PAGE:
Workplace bullying has gone remote
When work and private life blend, work environments often get less formal, and professionalism can slip.
You may be working remote, but workplace bullying and harassment can still find you. While it’s logical to assume that instances of workplace hostility and harassment are way down because we’re not at the office, that’s not the case.
Nasty bosses and belittling colleagues can be virtual menaces. Hurtful, toxic work behaviour, including offensive language, exclusion, and threats by email, voicemail or social media, is poisoning remote work environments, and damaging work productivity and mental health.
“The norm of mandating adults to work from home has now created a battle zone with computers and apps being used as weapons,” says Denise Koster, a Toronto-based workplace violence and threat assessment specialist at Koster Consulting & Associates.
Feeling ganged up on
There is a forming of cliques in workplaces that did not exist pre-COVID-19, says Koster. “Allies are being created between those who are physically working on site and those who are working remotely. The lack of communication, the selective process of who receives certain information, and the sense of isolation is commonplace.”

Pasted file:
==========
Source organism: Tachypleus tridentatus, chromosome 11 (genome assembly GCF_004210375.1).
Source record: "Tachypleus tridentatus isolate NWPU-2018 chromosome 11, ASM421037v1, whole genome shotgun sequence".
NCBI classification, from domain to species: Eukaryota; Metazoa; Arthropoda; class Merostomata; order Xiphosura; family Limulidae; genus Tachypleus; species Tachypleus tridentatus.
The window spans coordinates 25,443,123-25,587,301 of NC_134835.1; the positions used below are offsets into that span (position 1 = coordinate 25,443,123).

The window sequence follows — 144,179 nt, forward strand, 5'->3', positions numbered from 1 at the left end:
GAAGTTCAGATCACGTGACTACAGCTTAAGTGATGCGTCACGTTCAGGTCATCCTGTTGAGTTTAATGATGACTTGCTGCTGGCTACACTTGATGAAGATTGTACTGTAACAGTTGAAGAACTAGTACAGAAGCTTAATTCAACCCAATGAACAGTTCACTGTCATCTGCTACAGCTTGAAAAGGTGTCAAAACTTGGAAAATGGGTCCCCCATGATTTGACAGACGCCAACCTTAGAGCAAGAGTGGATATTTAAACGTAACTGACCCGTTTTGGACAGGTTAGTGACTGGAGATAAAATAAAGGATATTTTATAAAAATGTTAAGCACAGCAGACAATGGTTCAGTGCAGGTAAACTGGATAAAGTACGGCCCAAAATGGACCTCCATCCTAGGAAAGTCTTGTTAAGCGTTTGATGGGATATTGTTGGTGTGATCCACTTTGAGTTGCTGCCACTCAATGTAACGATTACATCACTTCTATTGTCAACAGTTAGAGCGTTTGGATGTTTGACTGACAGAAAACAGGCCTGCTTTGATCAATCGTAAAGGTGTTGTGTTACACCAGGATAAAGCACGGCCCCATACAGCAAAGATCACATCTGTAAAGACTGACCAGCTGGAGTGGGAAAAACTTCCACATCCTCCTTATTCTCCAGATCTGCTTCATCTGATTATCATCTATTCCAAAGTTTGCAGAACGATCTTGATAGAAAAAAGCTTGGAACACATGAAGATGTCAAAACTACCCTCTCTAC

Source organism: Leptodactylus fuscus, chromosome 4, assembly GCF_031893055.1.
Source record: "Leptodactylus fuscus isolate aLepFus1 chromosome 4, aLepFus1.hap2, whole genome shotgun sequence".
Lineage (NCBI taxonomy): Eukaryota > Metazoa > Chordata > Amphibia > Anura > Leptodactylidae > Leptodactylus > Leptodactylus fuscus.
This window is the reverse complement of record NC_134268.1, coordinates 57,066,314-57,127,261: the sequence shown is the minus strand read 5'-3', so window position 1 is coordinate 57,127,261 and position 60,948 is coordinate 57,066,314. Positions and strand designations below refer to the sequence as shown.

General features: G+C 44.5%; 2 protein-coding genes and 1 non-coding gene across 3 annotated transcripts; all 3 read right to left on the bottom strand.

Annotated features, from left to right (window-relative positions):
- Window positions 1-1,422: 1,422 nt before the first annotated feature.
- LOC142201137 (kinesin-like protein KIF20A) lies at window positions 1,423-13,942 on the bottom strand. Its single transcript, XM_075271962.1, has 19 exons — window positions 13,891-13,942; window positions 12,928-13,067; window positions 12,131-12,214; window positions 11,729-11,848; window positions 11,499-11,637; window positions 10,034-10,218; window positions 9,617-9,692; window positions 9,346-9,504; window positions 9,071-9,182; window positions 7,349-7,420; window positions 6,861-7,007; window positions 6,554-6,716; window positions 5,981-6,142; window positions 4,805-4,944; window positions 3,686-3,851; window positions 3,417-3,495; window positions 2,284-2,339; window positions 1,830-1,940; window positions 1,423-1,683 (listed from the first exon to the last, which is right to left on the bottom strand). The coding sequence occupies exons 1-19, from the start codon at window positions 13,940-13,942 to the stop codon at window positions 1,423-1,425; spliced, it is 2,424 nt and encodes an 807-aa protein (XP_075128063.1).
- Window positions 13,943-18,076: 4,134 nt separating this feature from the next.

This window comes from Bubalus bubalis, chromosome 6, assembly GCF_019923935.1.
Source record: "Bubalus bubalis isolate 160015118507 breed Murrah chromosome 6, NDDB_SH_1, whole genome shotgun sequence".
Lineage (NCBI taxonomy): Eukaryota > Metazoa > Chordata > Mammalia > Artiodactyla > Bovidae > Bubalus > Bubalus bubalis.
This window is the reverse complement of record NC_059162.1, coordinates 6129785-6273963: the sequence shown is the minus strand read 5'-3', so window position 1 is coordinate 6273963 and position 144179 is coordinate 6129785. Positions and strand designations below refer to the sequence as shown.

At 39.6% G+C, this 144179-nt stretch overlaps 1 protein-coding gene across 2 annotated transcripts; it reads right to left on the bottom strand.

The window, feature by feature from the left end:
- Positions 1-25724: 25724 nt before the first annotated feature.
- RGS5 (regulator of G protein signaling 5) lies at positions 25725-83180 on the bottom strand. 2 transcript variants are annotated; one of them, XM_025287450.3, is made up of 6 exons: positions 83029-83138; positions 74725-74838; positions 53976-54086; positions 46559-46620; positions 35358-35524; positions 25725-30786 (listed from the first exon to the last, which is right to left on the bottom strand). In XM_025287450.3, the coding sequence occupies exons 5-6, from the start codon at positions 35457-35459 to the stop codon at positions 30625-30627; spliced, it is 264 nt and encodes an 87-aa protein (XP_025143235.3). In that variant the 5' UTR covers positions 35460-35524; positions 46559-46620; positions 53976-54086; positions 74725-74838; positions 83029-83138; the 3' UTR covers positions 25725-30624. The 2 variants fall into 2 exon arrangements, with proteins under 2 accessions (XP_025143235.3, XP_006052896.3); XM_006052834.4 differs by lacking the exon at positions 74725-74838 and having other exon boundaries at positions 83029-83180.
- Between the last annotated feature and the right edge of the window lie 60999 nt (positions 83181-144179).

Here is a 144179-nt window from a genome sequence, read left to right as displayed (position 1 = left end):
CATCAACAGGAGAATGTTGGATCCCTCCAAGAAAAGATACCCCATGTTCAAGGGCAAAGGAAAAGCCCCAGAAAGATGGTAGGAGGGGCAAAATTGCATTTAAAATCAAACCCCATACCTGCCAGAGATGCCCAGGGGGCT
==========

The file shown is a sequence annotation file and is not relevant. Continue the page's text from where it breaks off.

Workplace bullying has long been a problem, and remote workers struggled prior to the pandemic. A 2017 study by Harvard Business Review found that 52% of 1153 polled remote workers felt they were being excluded from important decisions and felt harassed, mistreated and ganged up on by colleagues.
Canada's Policy on Harassment Prevention and Resolution defines harassment as improper conduct that is directed at and offensive to another person in the workplace—including at any event or location related to work.
A breeding ground for bad behaviour
Virtual misconduct is on the rise in remote work settings, says Joan Dunlop, a workplace investigations lead and partner at Cenera HR and Business Consulting in Calgary. When work and private life blend, work environments often get less formal, and professionalism can slip.
Throw in COVID exhaustion, job instability and stress, and you’ve got a breeding ground for bad behaviour. “Consequently, we see a rise in complaints of virtual harassment, discrimination and bias amongst remote teams,” she says.
Dunlop reports that the most common workplace complaints being reported by remote teams are:
- Offensive or hostile language
- Intimidation on messaging apps and text messages on personal phones
- Gender harassment and racial intimidation
- Exclusion from meetings and bullied over video calls
- Inappropriate comments that belittle individuals, over the phone, by text message or by e-mail
Water cooler gossip has gone online
Some of the complaints are carryovers from what was going on in the workplace before COVID sent us all home, but others have a new feel, she says. “There is a feeling that workplace gossip is no longer around the water cooler but in the chat functions on all the on-line platforms.”